Europe is bound to collapse

Suspension

I have been watching with dread the escalating economic situation in Europe since about mid-February. On February 21, I published a short report Twitter theme He details the worst economic scenario for Europe, if war breaks out between Russia and Ukraine, as it did.

The prediction had 10 stages:

  1. The West is likely to respond with sanctions.
  2. Russia will respond by shutting off gas to Europe.
  3. This would lead to a massive rise in energy prices in Europe, pushing the continent into recession with rising inflation pressures (stagflation).
  4. Inflation will reach double digits within 2-3 months.
  5. Asset markets will fluctuate heavily first, and then collapse.
  6. Rampant inflation would force the European Central Bank to raise interest rates in a rapid manner and halt the Pandemic Emergency Purchase Program (PEPP) and quantitative easing (QE).
  7. The European banking sector will collapse.
  8. Sovereignty’s revenue will explode.
  9. The eurozone will collapse.
  10. Europe will fall into a depression.

Energy prices skyrocketed, asset markets fluctuated, and the European Central Bank (ECB) halted PEPP and QE (sort of, see below). Eurozone inflation was 9.1 percent in August and shows no signs of abating. So we’ll probably get to double digits maybe next month. So, ominously, we have already “checked” the numbers 1, 2, 3, 4 and 6 of the “worst case” forecasts.

What do you expect in the coming months

‘Credit default swaps’ have arrived for Credit Suisse, a Swiss banking giant classified as a systemically important global bank, or G-Bank. levels We haven’t seen it since 2009. German 2-year government bond yields (Bund) are Currently rolling About 100 basis points above the two-year OIS euro swap rates, which reflect the European Central Bank’s rates over the next two years. We haven’t seen such a divergence since the height of the European debt crisis in 2012. This has led to a huge “guarantee crisis” in banks, as the value of the most frequently used collateral (sovereign bonds) collapses in relation to deposit prices.

A banking crisis is brewing

Italian 10-year bond yields are flirting with the 4 per cent that is believed to be the “line in the sand” of the Italian government’s inability to cover its finances. The European Central Bank uses the money from Germany and the Netherlands due for example to buy the sovereign debts of Greece, Portugal and Italy in particular. In the end of JulyThe European Central Bank’s holdings of German, French and Dutch bonds decreased by $19.3 billion, while Italian bond holdings increased by $14.3 billion. The European Central Bank is expected to increase its purchases in the coming months.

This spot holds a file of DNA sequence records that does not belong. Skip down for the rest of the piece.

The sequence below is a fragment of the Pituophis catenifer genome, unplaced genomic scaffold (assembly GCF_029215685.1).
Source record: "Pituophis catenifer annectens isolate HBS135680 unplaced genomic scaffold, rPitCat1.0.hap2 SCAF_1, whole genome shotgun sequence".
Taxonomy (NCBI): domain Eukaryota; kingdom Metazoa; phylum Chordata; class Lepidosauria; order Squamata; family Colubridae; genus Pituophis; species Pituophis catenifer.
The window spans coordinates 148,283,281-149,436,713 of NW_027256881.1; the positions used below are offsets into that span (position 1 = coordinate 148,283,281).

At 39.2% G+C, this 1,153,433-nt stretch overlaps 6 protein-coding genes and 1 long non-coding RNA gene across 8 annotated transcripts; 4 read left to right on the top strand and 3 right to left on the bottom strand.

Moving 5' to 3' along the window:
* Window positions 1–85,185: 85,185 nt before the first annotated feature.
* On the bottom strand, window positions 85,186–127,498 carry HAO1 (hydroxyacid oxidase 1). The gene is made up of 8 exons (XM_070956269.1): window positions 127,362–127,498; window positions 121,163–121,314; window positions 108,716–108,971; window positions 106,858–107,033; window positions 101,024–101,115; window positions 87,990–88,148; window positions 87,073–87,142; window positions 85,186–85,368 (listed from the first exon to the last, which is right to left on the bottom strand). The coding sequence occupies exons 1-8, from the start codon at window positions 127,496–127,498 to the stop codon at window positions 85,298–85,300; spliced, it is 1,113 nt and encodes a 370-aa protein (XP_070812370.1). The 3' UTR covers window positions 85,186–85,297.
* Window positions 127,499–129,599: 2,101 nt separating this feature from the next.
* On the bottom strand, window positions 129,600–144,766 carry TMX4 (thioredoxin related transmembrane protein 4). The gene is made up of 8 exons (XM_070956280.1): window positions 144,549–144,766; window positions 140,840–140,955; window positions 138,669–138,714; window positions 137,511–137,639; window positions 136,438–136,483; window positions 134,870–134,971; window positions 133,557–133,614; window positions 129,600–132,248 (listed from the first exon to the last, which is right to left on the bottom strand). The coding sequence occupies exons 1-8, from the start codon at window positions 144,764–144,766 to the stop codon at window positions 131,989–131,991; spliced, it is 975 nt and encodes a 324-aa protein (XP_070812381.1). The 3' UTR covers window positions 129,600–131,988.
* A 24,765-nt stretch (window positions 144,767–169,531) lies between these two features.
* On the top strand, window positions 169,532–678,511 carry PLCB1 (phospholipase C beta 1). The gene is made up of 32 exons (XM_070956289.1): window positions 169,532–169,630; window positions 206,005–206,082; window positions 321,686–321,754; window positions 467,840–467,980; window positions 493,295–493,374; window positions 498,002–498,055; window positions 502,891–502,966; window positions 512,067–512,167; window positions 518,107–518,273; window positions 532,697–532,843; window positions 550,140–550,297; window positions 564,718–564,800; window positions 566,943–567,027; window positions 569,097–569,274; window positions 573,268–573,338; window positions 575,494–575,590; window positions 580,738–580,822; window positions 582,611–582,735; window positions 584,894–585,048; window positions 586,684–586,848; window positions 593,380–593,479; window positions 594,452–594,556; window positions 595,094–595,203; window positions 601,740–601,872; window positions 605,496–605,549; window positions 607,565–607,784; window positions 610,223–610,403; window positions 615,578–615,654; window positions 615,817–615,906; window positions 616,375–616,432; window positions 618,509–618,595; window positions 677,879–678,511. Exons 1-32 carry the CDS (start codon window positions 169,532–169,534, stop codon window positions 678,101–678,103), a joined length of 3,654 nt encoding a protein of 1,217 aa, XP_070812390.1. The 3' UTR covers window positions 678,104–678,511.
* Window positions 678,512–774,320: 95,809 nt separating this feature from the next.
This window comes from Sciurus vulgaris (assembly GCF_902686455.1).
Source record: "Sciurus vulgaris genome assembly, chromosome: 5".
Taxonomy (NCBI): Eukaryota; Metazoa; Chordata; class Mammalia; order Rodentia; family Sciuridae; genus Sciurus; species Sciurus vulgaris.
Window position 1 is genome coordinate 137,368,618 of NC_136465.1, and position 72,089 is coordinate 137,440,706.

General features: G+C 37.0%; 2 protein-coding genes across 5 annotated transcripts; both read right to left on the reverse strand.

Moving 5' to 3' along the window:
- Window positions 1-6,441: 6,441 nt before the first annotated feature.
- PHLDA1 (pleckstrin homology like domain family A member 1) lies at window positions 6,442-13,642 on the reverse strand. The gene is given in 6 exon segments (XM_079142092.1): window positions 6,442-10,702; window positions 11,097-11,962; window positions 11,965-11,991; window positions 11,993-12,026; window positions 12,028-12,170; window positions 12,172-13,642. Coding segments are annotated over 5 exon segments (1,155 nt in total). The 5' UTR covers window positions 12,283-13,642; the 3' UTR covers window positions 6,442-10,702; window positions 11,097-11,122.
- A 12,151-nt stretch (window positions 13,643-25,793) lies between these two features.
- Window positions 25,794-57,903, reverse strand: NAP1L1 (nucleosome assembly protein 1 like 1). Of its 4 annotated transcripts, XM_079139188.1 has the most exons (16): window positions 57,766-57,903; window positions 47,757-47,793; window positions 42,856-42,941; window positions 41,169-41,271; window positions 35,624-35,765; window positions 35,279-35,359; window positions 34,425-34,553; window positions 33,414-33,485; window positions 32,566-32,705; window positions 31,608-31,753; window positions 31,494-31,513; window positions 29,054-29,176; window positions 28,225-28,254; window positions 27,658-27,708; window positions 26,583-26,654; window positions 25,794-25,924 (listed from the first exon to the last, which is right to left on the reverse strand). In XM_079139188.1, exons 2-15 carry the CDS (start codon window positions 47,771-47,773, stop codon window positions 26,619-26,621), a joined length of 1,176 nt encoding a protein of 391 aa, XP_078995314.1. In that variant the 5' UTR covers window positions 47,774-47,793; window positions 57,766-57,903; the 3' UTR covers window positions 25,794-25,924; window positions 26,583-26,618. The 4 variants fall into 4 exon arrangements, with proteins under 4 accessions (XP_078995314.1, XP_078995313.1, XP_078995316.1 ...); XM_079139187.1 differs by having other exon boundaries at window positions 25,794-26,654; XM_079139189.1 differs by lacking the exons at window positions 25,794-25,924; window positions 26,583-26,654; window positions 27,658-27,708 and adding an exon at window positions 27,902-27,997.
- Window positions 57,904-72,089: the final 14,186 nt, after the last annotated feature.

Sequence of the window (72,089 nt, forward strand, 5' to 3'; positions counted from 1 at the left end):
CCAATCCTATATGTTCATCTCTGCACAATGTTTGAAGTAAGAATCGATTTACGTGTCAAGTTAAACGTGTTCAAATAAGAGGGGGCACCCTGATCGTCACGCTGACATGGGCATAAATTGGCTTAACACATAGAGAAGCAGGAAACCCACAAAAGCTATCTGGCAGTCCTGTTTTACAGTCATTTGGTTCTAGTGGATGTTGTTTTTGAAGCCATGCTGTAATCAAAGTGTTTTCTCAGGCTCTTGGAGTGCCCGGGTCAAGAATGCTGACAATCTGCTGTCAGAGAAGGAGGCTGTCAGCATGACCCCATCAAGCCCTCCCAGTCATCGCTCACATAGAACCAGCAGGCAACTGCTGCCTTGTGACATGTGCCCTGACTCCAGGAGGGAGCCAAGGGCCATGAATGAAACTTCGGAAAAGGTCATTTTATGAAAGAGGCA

However, the question is, will that be enough to avert another debt crisis?

Italy’s inflation rate has hit a euro-era record, over 8 percent, and its families and businesses are feeling it full burden Rising energy prices and disruption of the flow of Russian gas to Europe. according to modeling By the International Monetary Fund (IMF), if the European gas market is interrupted, which means there will be disruptions in gas supplies, Italian GDP could shrink by about 6 percent. We are very close to that point after Russia to cut Gas supplies to Germany (Italy continues to receive Russian gas). The Italian government is already working on a file rescue fund for small lenders. They, small lenders, aren’t the real problem, though (see below).

Italy, and thus Europe, is approaching a full-blown debt crisis

According to a report by Equinor, a Norwegian energy group, energy companies are facing collapse 1.5 trillion dollars Margin calls value due to violent price reactions in European energy markets. Energy companies are required to maintain a minimum margin in the event of a default prior to supplying power. These margins raced upwards as electricity prices rose in the future, which remained high despite moving away from their high levels. Recently, Finland became the first European country to sign “bridge agreementTo cover the side agreements of Fortum, Finland’s largest energy producer. Other governments are likely to follow suit.